The body responsible for regulating charities is claiming more authority than the law allows, says a legal expert.
Recent guidance from the Charity Commission has prompted concerns about the way various groups, including Christian organisations, will have their charitable status assessed.
But the 2006 Charities Act did not change the definition of a charity or the need to demonstrate public benefit, says Nicola Evans, Senior Associate at Bircham Dyson Bell.
Instead of making this clear, she argues, the Commission’s new guidance has created confusion about what groups will have to do to be recognised as charities.
Writing in Third Sector Magazine she says the Commission is also claiming too much authority for assessing charities on their benefit to the public.
“The Commission states that its assessment decisions are final and not subject to appeal”, Nicola Evans points out.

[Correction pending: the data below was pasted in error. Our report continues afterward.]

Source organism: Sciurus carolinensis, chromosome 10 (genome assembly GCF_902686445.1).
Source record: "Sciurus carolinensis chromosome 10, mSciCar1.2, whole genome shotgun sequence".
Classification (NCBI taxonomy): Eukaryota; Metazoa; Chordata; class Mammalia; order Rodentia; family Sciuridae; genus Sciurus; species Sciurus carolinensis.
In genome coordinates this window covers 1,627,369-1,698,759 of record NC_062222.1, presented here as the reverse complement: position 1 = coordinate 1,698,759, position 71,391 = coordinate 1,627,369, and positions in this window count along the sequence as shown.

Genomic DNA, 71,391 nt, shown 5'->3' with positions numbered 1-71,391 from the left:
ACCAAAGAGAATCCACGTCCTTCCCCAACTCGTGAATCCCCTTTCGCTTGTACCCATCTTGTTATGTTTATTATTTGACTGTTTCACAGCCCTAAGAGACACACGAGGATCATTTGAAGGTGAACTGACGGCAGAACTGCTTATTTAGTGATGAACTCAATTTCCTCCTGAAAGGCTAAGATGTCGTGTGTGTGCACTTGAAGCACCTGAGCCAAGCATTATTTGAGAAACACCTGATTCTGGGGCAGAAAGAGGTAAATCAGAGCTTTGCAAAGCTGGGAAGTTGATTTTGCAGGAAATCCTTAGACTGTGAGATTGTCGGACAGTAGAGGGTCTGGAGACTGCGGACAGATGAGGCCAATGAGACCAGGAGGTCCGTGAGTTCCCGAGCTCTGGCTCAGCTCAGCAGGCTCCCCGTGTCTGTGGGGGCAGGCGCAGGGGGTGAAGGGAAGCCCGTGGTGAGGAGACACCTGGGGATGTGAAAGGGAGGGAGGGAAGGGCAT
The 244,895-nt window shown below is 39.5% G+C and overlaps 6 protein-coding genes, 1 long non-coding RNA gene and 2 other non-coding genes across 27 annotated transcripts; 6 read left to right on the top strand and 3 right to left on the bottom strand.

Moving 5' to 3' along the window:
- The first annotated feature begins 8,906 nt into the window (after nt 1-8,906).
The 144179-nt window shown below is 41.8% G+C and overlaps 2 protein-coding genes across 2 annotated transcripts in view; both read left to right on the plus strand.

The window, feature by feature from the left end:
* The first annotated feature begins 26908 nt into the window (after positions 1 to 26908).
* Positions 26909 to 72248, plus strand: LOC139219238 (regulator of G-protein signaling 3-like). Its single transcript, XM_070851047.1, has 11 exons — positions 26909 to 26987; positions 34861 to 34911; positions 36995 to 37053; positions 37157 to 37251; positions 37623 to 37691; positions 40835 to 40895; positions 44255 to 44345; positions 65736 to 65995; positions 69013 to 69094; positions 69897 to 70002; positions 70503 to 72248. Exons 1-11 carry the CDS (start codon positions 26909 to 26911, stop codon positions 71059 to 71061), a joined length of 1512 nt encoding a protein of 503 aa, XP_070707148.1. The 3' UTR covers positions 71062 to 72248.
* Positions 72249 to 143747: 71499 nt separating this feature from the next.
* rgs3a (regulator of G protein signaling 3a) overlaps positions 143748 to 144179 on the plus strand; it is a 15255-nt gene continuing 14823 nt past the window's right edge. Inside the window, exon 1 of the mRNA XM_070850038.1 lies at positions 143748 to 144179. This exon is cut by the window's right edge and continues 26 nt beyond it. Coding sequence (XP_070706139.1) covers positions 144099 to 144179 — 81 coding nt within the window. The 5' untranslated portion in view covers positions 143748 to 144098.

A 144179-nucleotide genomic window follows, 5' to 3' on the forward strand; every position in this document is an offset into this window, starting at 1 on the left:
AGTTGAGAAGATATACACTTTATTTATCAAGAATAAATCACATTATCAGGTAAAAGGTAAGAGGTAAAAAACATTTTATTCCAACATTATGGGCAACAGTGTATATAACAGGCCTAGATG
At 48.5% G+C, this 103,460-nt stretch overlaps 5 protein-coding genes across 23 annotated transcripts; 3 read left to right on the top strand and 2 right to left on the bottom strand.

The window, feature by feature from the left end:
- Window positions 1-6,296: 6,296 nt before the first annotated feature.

“The assessment reports require action by trustees, but fail to identify the authority for this requirement.”
She says: “Trustees are left in confusion, unsure whether they should spend charity funds trying to pass the regulator’s test and unclear what would be sufficient to do so.”
When the Commission issued a draft version of its new guidance for religious charities, there were fears that groups engaged in evangelism and other Christian activities could face problems in claiming charitable status.
Many of the most worrying points were removed from the final version of the guidance, but some concerns remain.
Last month the Commission said the Church Mission Society had passed its charitable status test, confirming that evangelistic activity conveys public benefit.